Condition of Repair
In the Council's collection are:—
(fn. 144) Plan of the Treasury, Tennis Court, etc., 1793 (copy of a plan in the Soane Museum).
(fn. 144) Plan of Treasury Passage and adjoining premises to the north, 1824 (copy of a portion of
plan in the Soane Museum).
(fn. 144) Plan of the Tennis Court, etc., at Whitehall, 1793 (copy of a plan in the Soane Museum).
(fn. 144) Sections of the Tennis Court at Whitehall, showing its connection with the surrounding
buildings, 1793 (copy of a drawing in the Soane Museum).
(fn. 144) Offices of the Board of Trade, 1823 (photograph of drawing in the Westminster Public
(fn. 144) "View of the Board of Trade, Whitehall," with views and sections of the Board Room
(photograph of drawing in the Soane Museum).
(fn. 144) Details of the Board of Trade Board Room (photograph of drawing in the Soane Museum).
(fn. 144) Plan of the site of the Board of Trade and Privy Council Offices, 1824 (photograph of a
plan in the Soane Museum).
(fn. 144) Elevation of Treasury Buildings, Whitehall, looking south-west (photograph).
(fn. 144) Elevation of Treasury Buildings, Whitehall, looking north-west (photograph).
(fn. 144) Treasury Buildings, return front to Downing Street (photograph).
(fn. 144) Treasury Buildings, ceiling to lobby leading from Downing Street (photograph).
(fn. 144) Treasury Buildings, lobby to staircase in Downing Street (photograph).
(fn. 144) Sketch of interior of Privy Council Chamber (photograph of drawing in Soane's Public and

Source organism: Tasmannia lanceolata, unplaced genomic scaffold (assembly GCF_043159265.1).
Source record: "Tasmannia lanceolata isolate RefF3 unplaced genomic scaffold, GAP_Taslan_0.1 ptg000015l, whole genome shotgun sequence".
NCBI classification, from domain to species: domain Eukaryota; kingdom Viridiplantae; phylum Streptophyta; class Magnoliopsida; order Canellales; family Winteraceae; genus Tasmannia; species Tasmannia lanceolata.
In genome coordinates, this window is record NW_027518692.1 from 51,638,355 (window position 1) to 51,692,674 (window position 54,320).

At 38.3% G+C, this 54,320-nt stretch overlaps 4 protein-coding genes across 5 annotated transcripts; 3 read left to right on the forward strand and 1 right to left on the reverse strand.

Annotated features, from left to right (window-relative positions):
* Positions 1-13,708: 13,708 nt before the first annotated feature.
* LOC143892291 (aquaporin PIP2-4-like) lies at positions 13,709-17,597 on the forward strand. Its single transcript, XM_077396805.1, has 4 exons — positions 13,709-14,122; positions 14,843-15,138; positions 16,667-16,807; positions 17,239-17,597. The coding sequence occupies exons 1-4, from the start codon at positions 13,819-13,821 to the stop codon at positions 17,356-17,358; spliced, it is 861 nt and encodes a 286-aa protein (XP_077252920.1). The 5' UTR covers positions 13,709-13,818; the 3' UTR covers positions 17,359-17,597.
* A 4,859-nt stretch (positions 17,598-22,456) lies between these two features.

Private Buildings (1827).
(fn. 144) Interior of Privy Council Champer, looking east (photograph).
(fn. 144) Interior of Privy Council Champer, looking west (photograph).
(fn. 144) Interior of Privy Council Board Room (photograph).
(fn. 144) Vaulted ceiling to entrance lobby from Whitehall at south end (photograph).
(fn. 144) Staircase to second floor of Treasury block at south end (photograph).
(fn. 144) Plaster ceiling in Room No. 164 (photograph).
(fn. 144) "The The Front of the Treasury Buildings towards Whitehall" (T. Chawner, 1809) (photograph of sketch in Crace Collection, British Museum).
(fn. 144) Sketch of building included in above (photograph of print in Crace Collection).
The King Street Gate (photograph of drawing in the Sutherland Collection, Bodleian
(fn. 144) Plan of Board of Trade and Council Offices, 1844 (copy of plan in the possession of H.M.
Office of Works).
(fn. 144) Ground-floor plan of proposed alterations and additions to Privy Council Office, The Board